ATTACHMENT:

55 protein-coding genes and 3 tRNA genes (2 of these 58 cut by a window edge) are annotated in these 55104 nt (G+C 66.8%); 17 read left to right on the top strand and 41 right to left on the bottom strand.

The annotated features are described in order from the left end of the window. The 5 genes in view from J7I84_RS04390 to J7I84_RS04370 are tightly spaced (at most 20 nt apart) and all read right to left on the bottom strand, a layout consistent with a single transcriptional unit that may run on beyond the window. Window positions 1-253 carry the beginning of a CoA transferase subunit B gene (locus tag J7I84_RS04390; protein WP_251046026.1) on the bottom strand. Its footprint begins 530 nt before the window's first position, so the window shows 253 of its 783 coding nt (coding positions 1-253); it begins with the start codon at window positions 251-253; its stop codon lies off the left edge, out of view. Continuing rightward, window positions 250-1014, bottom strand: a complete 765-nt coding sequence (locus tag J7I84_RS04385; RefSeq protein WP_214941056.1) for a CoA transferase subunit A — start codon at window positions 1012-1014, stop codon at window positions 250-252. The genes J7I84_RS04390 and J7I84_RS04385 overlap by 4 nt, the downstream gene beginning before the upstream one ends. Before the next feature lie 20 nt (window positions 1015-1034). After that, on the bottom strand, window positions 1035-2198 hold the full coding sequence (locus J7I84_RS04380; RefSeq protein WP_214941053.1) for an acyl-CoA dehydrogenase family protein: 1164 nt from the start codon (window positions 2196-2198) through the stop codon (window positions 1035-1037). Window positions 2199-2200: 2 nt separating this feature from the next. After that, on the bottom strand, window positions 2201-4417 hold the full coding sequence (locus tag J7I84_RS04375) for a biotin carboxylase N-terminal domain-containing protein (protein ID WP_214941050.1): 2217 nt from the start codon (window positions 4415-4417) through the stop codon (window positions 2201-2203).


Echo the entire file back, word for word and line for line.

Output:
55 protein-coding genes and 3 tRNA genes (2 of these 58 cut by a window edge) are annotated in these 55104 nt (G+C 66.8%); 17 read left to right on the top strand and 41 right to left on the bottom strand.

The annotated features are described in order from the left end of the window. The 5 genes in view from J7I84_RS04390 to J7I84_RS04370 are tightly spaced (at most 20 nt apart) and all read right to left on the bottom strand, a layout consistent with a single transcriptional unit that may run on beyond the window. Window positions 1-253 carry the beginning of a CoA transferase subunit B gene (locus tag J7I84_RS04390; protein WP_251046026.1) on the bottom strand. Its footprint begins 530 nt before the window's first position, so the window shows 253 of its 783 coding nt (coding positions 1-253); it begins with the start codon at window positions 251-253; its stop codon lies off the left edge, out of view. Continuing rightward, window positions 250-1014, bottom strand: a complete 765-nt coding sequence (locus tag J7I84_RS04385; RefSeq protein WP_214941056.1) for a CoA transferase subunit A — start codon at window positions 1012-1014, stop codon at window positions 250-252. The genes J7I84_RS04390 and J7I84_RS04385 overlap by 4 nt, the downstream gene beginning before the upstream one ends. Before the next feature lie 20 nt (window positions 1015-1034). After that, on the bottom strand, window positions 1035-2198 hold the full coding sequence (locus J7I84_RS04380; RefSeq protein WP_214941053.1) for an acyl-CoA dehydrogenase family protein: 1164 nt from the start codon (window positions 2196-2198) through the stop codon (window positions 1035-1037). Window positions 2199-2200: 2 nt separating this feature from the next. After that, on the bottom strand, window positions 2201-4417 hold the full coding sequence (locus tag J7I84_RS04375) for a biotin carboxylase N-terminal domain-containing protein (protein ID WP_214941050.1): 2217 nt from the start codon (window positions 4415-4417) through the stop codon (window positions 2201-2203).